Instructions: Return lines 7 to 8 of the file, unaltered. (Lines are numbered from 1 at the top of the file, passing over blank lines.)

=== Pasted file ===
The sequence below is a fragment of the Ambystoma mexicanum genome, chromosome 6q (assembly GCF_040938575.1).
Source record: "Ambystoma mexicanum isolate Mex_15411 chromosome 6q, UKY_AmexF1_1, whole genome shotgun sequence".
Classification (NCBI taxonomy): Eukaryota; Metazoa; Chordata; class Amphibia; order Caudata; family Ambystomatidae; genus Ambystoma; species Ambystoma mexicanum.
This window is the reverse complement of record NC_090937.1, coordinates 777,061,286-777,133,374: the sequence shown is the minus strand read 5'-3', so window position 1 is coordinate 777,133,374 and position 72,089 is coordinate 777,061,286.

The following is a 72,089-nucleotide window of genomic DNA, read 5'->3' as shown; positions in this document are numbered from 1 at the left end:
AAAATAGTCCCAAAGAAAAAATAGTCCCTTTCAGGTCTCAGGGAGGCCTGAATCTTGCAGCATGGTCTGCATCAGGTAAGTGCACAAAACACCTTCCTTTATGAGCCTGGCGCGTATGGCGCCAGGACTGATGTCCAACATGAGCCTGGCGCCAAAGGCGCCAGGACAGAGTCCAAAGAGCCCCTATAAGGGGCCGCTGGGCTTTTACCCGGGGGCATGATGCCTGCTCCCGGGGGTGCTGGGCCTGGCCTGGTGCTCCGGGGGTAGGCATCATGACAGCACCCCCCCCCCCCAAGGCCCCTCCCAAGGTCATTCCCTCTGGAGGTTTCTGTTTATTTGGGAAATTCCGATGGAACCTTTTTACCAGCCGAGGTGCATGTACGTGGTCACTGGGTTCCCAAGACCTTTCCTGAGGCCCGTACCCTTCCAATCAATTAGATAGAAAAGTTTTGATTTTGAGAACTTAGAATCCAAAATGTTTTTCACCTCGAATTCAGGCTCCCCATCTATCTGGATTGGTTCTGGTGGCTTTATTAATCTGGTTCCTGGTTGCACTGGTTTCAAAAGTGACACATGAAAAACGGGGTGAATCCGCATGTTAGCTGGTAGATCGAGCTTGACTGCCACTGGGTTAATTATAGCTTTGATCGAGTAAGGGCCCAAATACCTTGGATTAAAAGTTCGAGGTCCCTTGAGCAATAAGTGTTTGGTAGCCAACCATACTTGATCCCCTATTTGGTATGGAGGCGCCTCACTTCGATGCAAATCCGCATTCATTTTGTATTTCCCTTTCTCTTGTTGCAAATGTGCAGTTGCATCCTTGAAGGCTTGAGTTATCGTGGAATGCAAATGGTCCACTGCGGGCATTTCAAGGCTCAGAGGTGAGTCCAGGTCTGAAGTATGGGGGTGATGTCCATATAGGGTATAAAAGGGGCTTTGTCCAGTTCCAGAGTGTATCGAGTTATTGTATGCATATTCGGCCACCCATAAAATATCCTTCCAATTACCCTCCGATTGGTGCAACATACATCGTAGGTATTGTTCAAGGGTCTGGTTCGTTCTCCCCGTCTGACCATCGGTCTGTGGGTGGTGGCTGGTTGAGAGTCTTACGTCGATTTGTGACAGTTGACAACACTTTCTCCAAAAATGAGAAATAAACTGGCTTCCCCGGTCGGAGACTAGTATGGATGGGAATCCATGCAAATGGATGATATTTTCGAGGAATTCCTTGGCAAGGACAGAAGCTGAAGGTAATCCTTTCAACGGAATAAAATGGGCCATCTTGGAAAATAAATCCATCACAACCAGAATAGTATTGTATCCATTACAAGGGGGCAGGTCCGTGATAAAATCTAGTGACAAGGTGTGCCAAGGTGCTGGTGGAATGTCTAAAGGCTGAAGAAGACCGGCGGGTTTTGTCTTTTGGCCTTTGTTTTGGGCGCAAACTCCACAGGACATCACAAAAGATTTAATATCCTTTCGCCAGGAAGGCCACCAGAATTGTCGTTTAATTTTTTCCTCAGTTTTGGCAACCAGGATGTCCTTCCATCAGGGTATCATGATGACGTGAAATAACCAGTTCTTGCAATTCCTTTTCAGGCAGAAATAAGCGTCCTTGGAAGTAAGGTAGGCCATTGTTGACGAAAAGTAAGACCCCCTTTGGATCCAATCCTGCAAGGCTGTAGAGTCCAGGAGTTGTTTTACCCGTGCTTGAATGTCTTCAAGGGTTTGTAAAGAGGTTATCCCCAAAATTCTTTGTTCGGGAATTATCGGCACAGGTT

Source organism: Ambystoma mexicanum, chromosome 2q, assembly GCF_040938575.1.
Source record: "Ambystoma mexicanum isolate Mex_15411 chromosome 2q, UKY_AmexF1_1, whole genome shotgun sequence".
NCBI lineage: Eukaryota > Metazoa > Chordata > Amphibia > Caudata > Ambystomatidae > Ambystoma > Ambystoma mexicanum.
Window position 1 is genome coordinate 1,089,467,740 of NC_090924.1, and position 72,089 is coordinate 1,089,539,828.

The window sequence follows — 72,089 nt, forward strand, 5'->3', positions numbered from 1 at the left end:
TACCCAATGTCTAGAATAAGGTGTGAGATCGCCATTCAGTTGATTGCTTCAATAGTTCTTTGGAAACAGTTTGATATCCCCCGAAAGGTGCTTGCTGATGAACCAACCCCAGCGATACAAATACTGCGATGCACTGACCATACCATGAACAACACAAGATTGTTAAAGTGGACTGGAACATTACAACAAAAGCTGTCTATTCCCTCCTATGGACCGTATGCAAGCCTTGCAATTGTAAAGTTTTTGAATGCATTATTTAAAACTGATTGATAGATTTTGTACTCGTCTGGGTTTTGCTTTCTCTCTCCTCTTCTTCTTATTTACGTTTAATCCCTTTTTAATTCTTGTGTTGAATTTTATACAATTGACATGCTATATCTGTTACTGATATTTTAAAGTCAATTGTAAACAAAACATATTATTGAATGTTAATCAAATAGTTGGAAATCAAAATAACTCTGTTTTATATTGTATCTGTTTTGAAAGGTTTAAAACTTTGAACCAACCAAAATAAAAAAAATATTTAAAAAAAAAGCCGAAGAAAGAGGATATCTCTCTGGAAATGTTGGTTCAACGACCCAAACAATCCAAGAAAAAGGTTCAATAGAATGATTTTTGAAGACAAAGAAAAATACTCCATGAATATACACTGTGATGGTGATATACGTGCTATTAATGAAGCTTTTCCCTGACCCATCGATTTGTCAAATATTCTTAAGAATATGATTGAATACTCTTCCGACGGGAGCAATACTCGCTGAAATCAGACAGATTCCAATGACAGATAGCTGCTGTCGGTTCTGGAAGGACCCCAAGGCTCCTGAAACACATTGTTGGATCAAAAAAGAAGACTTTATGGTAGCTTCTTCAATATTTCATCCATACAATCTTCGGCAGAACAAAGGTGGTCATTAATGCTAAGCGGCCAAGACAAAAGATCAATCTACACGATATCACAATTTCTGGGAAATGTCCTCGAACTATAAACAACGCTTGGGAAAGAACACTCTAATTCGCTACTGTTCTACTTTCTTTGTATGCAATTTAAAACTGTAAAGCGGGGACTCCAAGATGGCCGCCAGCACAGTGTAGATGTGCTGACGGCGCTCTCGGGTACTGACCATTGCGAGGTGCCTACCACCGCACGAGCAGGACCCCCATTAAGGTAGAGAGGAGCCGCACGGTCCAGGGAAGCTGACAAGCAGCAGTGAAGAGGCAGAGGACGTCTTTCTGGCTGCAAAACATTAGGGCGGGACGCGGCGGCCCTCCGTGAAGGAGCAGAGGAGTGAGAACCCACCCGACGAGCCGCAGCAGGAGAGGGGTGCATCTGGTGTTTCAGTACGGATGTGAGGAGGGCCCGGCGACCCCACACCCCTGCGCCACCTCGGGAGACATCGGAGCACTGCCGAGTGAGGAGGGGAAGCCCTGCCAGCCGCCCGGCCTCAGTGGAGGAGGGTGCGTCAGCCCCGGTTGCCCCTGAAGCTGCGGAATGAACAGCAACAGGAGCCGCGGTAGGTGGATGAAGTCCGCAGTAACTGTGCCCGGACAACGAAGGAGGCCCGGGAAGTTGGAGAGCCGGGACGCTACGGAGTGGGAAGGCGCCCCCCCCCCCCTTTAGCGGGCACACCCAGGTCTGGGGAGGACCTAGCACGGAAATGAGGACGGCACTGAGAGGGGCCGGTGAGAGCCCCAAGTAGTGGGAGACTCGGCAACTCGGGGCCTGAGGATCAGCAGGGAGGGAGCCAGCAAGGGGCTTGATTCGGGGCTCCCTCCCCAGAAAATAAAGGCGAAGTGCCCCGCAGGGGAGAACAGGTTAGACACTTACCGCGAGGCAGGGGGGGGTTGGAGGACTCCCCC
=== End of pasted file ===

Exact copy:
Source organism: Ambystoma mexicanum, chromosome 2q, assembly GCF_040938575.1.
Source record: "Ambystoma mexicanum isolate Mex_15411 chromosome 2q, UKY_AmexF1_1, whole genome shotgun sequence".